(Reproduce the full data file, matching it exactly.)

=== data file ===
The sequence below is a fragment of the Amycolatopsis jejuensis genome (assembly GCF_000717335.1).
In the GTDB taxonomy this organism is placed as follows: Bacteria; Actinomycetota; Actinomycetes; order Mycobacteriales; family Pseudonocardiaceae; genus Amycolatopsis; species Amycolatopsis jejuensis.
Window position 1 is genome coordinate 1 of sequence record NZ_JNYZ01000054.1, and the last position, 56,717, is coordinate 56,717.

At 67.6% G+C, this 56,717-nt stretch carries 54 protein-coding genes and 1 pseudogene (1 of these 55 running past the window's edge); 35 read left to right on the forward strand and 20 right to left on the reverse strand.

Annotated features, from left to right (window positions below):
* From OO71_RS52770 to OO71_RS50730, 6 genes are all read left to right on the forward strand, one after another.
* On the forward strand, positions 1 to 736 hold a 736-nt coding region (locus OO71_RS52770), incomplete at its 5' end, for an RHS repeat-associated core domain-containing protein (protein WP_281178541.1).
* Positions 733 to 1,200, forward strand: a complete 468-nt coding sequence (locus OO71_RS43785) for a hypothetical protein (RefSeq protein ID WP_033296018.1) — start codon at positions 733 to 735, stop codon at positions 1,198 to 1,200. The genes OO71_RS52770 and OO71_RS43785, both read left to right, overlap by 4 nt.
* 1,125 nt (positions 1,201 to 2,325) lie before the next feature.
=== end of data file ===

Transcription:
The sequence below is a fragment of the Amycolatopsis jejuensis genome (assembly GCF_000717335.1).
In the GTDB taxonomy this organism is placed as follows: Bacteria; Actinomycetota; Actinomycetes; order Mycobacteriales; family Pseudonocardiaceae; genus Amycolatopsis; species Amycolatopsis jejuensis.
Window position 1 is genome coordinate 1 of sequence record NZ_JNYZ01000054.1, and the last position, 56,717, is coordinate 56,717.

At 67.6% G+C, this 56,717-nt stretch carries 54 protein-coding genes and 1 pseudogene (1 of these 55 running past the window's edge); 35 read left to right on the forward strand and 20 right to left on the reverse strand.

Annotated features, from left to right (window positions below):
* From OO71_RS52770 to OO71_RS50730, 6 genes are all read left to right on the forward strand, one after another.
* On the forward strand, positions 1 to 736 hold a 736-nt coding region (locus OO71_RS52770), incomplete at its 5' end, for an RHS repeat-associated core domain-containing protein (protein WP_281178541.1).
* Positions 733 to 1,200, forward strand: a complete 468-nt coding sequence (locus OO71_RS43785) for a hypothetical protein (RefSeq protein ID WP_033296018.1) — start codon at positions 733 to 735, stop codon at positions 1,198 to 1,200. The genes OO71_RS52770 and OO71_RS43785, both read left to right, overlap by 4 nt.
* 1,125 nt (positions 1,201 to 2,325) lie before the next feature.